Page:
Sunday, December 13, 2009

Enzymes and Autism

On November 18, 2009, Dr. Devin Houston, the founder and CEO of Houston Enzymes, presented to our group on the scientific basis supporting enzyme use in children on the autism spectrum and the practical ways in which enzymes can have a profoundly positive effect for many children. Dr. Houston was kind enough to travel – along with his wife Tricia – all the way from Arkansas to share with us his knowledge as a biochemist and a pioneer in the field of enzyme research – especially with respect to children with ASD. Dr. Houston holds a PhD in biochemistry and before founding Houston Enzymes worked in academia and research (researching with respect to enzymes and other areas) as well as the enzyme industry for several years. (photo: Sujata Setya (NAA-NY Metro), Dr. Devin Houston, Tricia Houston)

In his presentation, Dr. Houston defined enzymes, discussed the different types and sources of enzymes and differentiated system enzymes from the digestive enzymes, about which he was presenting. He discussed how and where in the GI tract enzymes were active, and why. Following all the science, he gave parents good practical advice about choosing enzyme products: what to look for in enzymes, enzyme safety, and what dosing to consider.

So many children with ASD have gastrointestinal issues stemming from a variety of causes, including GI inflammation, allergies or the immune system dysfunctions, malabsorption, nutritional deficiencies. Enzymes can be an important adjunct to special diets or a stand-alone therapy in lieu of special diets (when families are unable to, for whatever reason, implement a special diet) to help many of these children. Enzymes help us to break down foods into an absorbable form and therefore can help many children with ASD (and others!) whose own bodies cannot properly process various foods. As Dr. Houston explained, different enzymes work on breaking down different types of foods, and therefore, if you know that your child has difficulty with certain foods, you can actually choose enzyme products that target your child’s needs. As one example, Dr. Houston showed us how the enzyme DPP IV broke down casomorphin and therefore would potentially be helpful to those with a casein (dairy) issue.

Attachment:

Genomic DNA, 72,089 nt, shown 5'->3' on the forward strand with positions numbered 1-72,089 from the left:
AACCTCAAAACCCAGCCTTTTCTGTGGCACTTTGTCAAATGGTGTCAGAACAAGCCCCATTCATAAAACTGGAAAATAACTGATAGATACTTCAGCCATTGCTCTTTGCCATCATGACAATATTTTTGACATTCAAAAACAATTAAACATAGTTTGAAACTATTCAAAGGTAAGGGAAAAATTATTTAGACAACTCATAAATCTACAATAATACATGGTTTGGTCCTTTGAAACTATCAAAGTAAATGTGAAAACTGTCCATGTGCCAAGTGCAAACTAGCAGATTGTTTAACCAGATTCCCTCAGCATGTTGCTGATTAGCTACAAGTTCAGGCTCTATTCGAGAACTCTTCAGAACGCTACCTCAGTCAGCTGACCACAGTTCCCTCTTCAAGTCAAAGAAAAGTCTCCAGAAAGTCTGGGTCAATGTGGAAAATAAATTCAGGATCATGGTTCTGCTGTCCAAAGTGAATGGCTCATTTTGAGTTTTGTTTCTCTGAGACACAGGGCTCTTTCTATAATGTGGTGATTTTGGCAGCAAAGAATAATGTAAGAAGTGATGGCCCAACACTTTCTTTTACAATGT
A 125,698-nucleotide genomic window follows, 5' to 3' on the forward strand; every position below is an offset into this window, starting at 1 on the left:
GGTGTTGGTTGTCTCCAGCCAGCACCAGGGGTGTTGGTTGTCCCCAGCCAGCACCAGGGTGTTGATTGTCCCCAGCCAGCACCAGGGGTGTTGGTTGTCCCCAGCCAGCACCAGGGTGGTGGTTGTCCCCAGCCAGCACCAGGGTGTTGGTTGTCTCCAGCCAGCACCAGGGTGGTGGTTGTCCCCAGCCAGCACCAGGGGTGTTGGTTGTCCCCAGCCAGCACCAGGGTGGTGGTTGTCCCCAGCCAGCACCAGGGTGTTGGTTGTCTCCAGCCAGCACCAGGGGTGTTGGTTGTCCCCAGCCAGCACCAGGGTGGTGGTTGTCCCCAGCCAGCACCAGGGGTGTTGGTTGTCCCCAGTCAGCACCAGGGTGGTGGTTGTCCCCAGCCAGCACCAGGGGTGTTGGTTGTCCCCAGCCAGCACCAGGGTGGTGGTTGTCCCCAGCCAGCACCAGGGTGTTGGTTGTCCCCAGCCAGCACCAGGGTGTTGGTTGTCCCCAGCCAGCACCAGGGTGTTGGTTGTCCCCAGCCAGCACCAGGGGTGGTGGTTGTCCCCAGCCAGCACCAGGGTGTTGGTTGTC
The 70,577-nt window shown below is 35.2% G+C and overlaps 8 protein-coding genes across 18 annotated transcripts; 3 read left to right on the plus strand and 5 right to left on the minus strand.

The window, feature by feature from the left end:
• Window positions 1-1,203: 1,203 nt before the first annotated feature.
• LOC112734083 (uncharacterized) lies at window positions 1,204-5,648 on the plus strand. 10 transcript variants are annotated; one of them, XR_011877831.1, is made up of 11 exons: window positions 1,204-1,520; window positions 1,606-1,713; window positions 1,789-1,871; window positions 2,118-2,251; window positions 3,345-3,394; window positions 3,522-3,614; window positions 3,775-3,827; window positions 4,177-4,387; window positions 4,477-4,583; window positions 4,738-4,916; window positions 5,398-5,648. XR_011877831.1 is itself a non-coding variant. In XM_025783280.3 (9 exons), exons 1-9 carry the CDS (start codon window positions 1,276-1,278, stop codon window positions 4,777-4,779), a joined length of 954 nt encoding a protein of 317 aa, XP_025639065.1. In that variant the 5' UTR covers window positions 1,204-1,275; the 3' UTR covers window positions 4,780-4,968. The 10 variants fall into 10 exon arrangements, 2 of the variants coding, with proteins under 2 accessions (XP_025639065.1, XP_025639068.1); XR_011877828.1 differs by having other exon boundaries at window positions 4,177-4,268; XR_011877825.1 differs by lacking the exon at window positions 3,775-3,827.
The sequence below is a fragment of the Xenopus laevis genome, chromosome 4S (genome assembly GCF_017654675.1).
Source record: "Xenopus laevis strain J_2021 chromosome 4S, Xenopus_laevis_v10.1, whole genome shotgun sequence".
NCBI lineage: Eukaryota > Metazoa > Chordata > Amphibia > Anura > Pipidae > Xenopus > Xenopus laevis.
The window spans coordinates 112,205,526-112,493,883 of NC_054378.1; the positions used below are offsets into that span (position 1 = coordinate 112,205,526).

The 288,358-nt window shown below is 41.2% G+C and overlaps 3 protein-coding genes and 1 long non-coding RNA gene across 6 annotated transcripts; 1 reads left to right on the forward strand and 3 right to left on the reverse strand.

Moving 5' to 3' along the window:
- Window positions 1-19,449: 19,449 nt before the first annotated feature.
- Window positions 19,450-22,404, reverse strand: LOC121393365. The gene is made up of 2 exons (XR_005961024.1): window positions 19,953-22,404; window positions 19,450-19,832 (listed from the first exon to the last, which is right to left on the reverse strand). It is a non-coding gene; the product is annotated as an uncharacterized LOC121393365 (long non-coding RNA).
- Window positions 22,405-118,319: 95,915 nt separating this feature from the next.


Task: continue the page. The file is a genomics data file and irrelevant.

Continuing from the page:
Dr. Houston’s presentation helped parents and others in attendance to better understand the science behind enzyme therapy in children with ASD (and others with gastrointestinal difficulties) as well as the practical application of enzymes. His tips on what to look for in enzyme products to choose a quality product were practical and easy to follow. For example, he told attendees that “mass units” such as milligrams were not a useful in indentifying potency in enzymes – rather, each enzyme has an “activity unit” (such HUT for fungal protease) that identifies its and that activity unit is what should be provided on the packaging by the manufacturer. With respect to dosing, he advised that dose should be based on the size of the meal, and that you have to work up to a dose that works for your child – everyone is different. He also recommended taking enzymes that the beginning of a meal, in this way, the enzymes are in contact with the food from the get go. He also reminded us that not everyone needs every enzyme – if you can determine which foods your child does not tolerate, you can more specifically target your enzyme therapy with enzymes that affect those foods.

Many thanks also to Jillian, Tara and Ben (pictured below) who volunteered to help our event run without a hitch!

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